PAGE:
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No Pain, No Gain? The Simple Analytics of Efficient Disinflation in Open Economies

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  • Buiter, Willem H
  • Grafe, Clemens

Abstract

The Paper studies the design of efficient disinflation programmes in open economies using the sacrifice ratio; that is, the cumulative additional un-employment or cumulative lost output required to achieve a 1% sustained reduction in the rate of inflation, as the metric of efficiency. The ’new Keynesian’ Phillips curve first proposed by Calvo has a zero sacrifice ratio: costless disinflation is possible, because the inflation process is purely forward-looking. There is inertia or rigidity in the price level but not in the rate of inflation. More interesting inflation kernels for which current inflation is partly forward-looking and partly backward-looking have a positive sacrifice ratio. Real exchange rate appreciation early in the disinflation process may raise the sacrifice ratio relative to a policy that keeps the real exchange rate constant. The sacrifice ratio is lower under gradualism than under ’cold turkey’. Effficient disinflation policies may, however, be time-inconsistent and therefore not credible.

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Paper provided by C.E.P.R. Discussion Papers in its series CEPR Discussion Papers with number 3038.

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Date of creation: Nov 2001
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Handle: RePEc:cpr:ceprdp:3038

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Related research

Keywords: disinflation; new Keynesian Phillips curve; sacrifice ratio;

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References

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  1. Calvo, Guillermo A., 1983. "Staggered prices in a utility-maximizing framework," Journal of Monetary Economics, Elsevier, vol. 12(3), pages 383-398, September.
  2. Gregory, R G, 1986. "Wages Policy and Unemployment in Australia," Economica, London School of Economics and Political Science, vol. 53(210(S)), pages S53-74, Supplemen.
  3. Jeff Fuhrer & George Moore, 1993. "Inflation persistence," Finance and Economics Discussion Series 93-17, Board of Governors of the Federal Reserve System (U.S.).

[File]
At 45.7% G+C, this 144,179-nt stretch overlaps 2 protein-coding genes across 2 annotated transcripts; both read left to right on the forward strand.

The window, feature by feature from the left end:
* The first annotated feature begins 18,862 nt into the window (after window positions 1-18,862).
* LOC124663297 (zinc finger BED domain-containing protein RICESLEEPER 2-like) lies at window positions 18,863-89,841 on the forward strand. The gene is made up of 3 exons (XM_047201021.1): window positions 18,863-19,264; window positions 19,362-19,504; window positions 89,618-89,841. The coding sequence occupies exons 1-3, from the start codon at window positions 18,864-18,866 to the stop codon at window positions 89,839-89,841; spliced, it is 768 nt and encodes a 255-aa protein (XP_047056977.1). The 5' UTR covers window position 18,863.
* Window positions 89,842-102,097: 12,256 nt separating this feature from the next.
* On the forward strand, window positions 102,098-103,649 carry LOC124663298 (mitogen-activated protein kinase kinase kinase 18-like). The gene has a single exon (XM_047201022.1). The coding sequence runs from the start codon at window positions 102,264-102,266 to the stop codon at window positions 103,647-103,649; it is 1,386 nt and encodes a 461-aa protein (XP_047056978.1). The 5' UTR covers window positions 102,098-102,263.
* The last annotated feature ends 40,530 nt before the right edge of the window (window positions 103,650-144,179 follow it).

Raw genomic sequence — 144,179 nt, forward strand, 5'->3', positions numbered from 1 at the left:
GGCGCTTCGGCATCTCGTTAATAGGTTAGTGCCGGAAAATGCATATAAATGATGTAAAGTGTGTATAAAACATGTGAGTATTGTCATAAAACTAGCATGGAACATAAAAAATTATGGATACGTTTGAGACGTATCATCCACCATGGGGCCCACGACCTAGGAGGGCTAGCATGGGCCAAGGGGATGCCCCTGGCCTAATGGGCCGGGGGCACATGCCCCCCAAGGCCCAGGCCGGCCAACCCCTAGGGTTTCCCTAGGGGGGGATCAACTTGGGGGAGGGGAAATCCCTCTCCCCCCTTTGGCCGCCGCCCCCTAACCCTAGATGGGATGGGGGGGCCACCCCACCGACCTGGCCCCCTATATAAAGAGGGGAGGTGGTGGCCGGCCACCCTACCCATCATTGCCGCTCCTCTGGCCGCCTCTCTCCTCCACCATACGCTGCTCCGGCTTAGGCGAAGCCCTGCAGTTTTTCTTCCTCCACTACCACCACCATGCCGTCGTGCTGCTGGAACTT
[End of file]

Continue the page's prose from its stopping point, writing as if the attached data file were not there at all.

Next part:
4. repec:nbr:nberre:0126 is not listed on IDEAS
  5. Taylor, John B, 1980. "Aggregate Dynamics and Staggered Contracts," Journal of Political Economy, University of Chicago Press, vol. 88(1), pages 1-23, February.
  6. Laurence Ball, 1994. "What Determines the Sacrifice Ratio?," NBER Chapters, in: Monetary Policy, pages 155-193 National Bureau of Economic Research, Inc.
  7. John B. Taylor, 1998. "Staggered Price and Wage Setting in Macroeconomics," NBER Working Papers 6754, National Bureau of Economic Research, Inc.
  8. Olivier J. Blanchard & Lawrence H. Summers, 1986. "Hysteresis and the European Unemployment Problem," NBER Working Papers 1950, National Bureau of Economic Research, Inc.
  9. N. Gregory Mankiw, 2000. "The Inexorable and Mysterious Tradeoff Between Inflation and Unemployment," Harvard Institute of Economic Research Working Papers 1905, Harvard - Institute of Economic Research.
  10. Laurence Ball & N. Gregory Mankiw & David Romer, 1988. "The New Keynsesian Economics and the Output-Inflation Trade-off," Brookings Papers on Economic Activity, Economic Studies Program, The Brookings Institution, vol. 19(1), pages 1-82.
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Cited by:
  1. Gaston Gelos & Alessandro Prati & Oya Celasun, 2004. "Obstacles to Disinflation," IMF Working Papers 04/111, International Monetary Fund.
  2. Tödter, Karl-Heinz, 2002. "Monetary indicators and policy rules in the P-star model," Discussion Paper Series 1: Economic Studies 2002,18, Deutsche Bundesbank, Research Centre.
  3. António Duarte, 2009. "The Portuguese Disinflation Process: Analysis of Some Costs and Benefits," Transition Studies Review, Springer, vol. 16(1), pages 157-173, May.
  4. Gaston Gelos & Alessandro Prati & Oya Celasun, 2003. "Would "Cold Turkey" Work in Turkey?," IMF Working Papers 03/49, International Monetary Fund.

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